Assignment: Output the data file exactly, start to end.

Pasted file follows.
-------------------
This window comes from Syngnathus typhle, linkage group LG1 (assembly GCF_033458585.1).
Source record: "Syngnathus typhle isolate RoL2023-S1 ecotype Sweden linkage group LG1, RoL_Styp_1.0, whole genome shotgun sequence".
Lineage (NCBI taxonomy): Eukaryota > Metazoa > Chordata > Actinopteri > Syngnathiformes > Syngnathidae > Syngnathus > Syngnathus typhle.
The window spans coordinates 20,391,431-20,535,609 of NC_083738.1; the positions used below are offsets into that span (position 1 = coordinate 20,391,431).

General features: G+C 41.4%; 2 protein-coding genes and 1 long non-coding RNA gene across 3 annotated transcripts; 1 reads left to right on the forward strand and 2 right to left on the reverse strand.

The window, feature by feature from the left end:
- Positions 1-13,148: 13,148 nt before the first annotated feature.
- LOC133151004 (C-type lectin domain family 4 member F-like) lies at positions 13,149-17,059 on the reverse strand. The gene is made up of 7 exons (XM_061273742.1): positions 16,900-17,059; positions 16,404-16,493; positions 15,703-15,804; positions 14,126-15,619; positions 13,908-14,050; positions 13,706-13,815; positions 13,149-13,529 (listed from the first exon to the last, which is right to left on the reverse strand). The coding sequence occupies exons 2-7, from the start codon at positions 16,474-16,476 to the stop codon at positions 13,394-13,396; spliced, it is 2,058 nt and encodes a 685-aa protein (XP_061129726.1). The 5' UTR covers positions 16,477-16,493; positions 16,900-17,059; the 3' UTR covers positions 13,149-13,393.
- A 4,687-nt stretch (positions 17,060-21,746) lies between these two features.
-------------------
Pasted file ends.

This window comes from Syngnathus typhle, linkage group LG1 (assembly GCF_033458585.1).
Source record: "Syngnathus typhle isolate RoL2023-S1 ecotype Sweden linkage group LG1, RoL_Styp_1.0, whole genome shotgun sequence".
Lineage (NCBI taxonomy): Eukaryota > Metazoa > Chordata > Actinopteri > Syngnathiformes > Syngnathidae > Syngnathus > Syngnathus typhle.
The window spans coordinates 20,391,431-20,535,609 of NC_083738.1; the positions used below are offsets into that span (position 1 = coordinate 20,391,431).

General features: G+C 41.4%; 2 protein-coding genes and 1 long non-coding RNA gene across 3 annotated transcripts; 1 reads left to right on the forward strand and 2 right to left on the reverse strand.

The window, feature by feature from the left end:
- Positions 1-13,148: 13,148 nt before the first annotated feature.
- LOC133151004 (C-type lectin domain family 4 member F-like) lies at positions 13,149-17,059 on the reverse strand. The gene is made up of 7 exons (XM_061273742.1): positions 16,900-17,059; positions 16,404-16,493; positions 15,703-15,804; positions 14,126-15,619; positions 13,908-14,050; positions 13,706-13,815; positions 13,149-13,529 (listed from the first exon to the last, which is right to left on the reverse strand). The coding sequence occupies exons 2-7, from the start codon at positions 16,474-16,476 to the stop codon at positions 13,394-13,396; spliced, it is 2,058 nt and encodes a 685-aa protein (XP_061129726.1). The 5' UTR covers positions 16,477-16,493; positions 16,900-17,059; the 3' UTR covers positions 13,149-13,393.
- A 4,687-nt stretch (positions 17,060-21,746) lies between these two features.